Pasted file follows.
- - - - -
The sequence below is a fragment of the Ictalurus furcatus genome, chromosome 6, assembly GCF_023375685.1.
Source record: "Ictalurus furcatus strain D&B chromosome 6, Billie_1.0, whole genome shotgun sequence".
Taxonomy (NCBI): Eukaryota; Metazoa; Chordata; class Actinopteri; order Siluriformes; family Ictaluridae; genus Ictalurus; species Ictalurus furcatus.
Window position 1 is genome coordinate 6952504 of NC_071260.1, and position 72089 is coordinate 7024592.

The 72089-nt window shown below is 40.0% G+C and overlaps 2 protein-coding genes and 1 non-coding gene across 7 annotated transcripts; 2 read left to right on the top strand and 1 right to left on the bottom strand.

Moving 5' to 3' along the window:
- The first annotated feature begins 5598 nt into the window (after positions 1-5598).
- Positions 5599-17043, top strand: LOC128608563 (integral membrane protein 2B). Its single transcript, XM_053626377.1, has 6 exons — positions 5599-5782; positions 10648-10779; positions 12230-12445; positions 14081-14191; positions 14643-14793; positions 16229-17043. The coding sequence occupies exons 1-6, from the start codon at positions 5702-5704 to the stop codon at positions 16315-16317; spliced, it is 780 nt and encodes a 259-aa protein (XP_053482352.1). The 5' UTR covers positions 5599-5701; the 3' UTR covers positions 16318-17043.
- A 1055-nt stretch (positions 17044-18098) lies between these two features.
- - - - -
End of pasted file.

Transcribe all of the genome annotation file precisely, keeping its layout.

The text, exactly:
The sequence below is a fragment of the Ictalurus furcatus genome, chromosome 6, assembly GCF_023375685.1.
Source record: "Ictalurus furcatus strain D&B chromosome 6, Billie_1.0, whole genome shotgun sequence".
Taxonomy (NCBI): Eukaryota; Metazoa; Chordata; class Actinopteri; order Siluriformes; family Ictaluridae; genus Ictalurus; species Ictalurus furcatus.
Window position 1 is genome coordinate 6952504 of NC_071260.1, and position 72089 is coordinate 7024592.

The 72089-nt window shown below is 40.0% G+C and overlaps 2 protein-coding genes and 1 non-coding gene across 7 annotated transcripts; 2 read left to right on the top strand and 1 right to left on the bottom strand.

Moving 5' to 3' along the window:
- The first annotated feature begins 5598 nt into the window (after positions 1-5598).
- Positions 5599-17043, top strand: LOC128608563 (integral membrane protein 2B). Its single transcript, XM_053626377.1, has 6 exons — positions 5599-5782; positions 10648-10779; positions 12230-12445; positions 14081-14191; positions 14643-14793; positions 16229-17043. The coding sequence occupies exons 1-6, from the start codon at positions 5702-5704 to the stop codon at positions 16315-16317; spliced, it is 780 nt and encodes a 259-aa protein (XP_053482352.1). The 5' UTR covers positions 5599-5701; the 3' UTR covers positions 16318-17043.
- A 1055-nt stretch (positions 17044-18098) lies between these two features.